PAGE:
My first thought as I watched the climber on the National Geographic channel move slowly but steadily upward was how terrifying it would be to pause and look down. A fall would mean certain death. Even with all the right safety gear and training, there are still a number of uncontrollable risks--rock slides, bad weather, a faulty anchor. And what if you got stuck, unable to find a hold?
That’s precisely why I would never make a good climber. If you’re going to embark on that kind of enterprise, you can’t think about anything except how your next move will bring you closer to the peak.
I couldn’t help but ponder all the individuals and business owners who are hanging on by a few ropes. The climb over the last few years has been strenuous, exhausting and even excruciating at times. Although the recession is supposed to be over, we’re nowhere near a summit. The path ahead is still daunting. It would be easy to be gripped by frustration or fear. But the most successful professionals don’t waste time thinking about the possibility of failure. They’re too busy looking for the next crack or crimp, and they’re determined to grasp it, even it if seems out of reach.
One example is Welaptega Marine’s Tony Hall, who is not a surveyor but whose story on page 38 exemplifies the “big picture” mentality that he embraces. As the surveying profession moves swiftly toward the 3D world, there are lessons to be learned from a firm adept in 3D precision measurement and data analysis that constantly seeks business and technology ideas from other industries. Hall’s insights, which we’ve also captured as a multimedia presentation available atwww.pobonline.com, are applicable to any professional seeking advancement.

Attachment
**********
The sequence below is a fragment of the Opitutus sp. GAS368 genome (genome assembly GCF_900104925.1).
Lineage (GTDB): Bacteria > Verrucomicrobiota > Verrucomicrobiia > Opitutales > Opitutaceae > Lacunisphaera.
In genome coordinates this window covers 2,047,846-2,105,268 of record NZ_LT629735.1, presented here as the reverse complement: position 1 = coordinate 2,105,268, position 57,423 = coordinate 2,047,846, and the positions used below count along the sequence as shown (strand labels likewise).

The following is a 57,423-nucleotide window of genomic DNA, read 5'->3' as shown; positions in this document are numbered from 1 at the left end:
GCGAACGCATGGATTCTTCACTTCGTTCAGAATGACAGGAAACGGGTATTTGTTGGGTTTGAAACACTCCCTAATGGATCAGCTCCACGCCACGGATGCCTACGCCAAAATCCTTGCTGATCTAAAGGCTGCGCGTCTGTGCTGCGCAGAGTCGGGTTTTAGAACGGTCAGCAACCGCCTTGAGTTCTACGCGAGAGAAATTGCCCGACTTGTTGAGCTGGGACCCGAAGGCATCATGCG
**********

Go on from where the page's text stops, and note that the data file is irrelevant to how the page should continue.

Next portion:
John Matonich (page 12) is another figure to watch. His careful research, nimble networking and confidence in the future have enabled his Michigan-based firm to remain successful despite the significant economic challenges of the last several years. My full video interview with Matonich, available online, is worth watching.
Then there’s Trent Keenan of Diamondback Land Surveying (page 14), who refused to let his crew stay stuck in the mud, literally or figuratively. Keenan is proof that attitude can have a huge impact.
Wherever you find yourself in your professional climb, I hope the articles and interviews in this issue and online offer inspiration.
Onward and upward.
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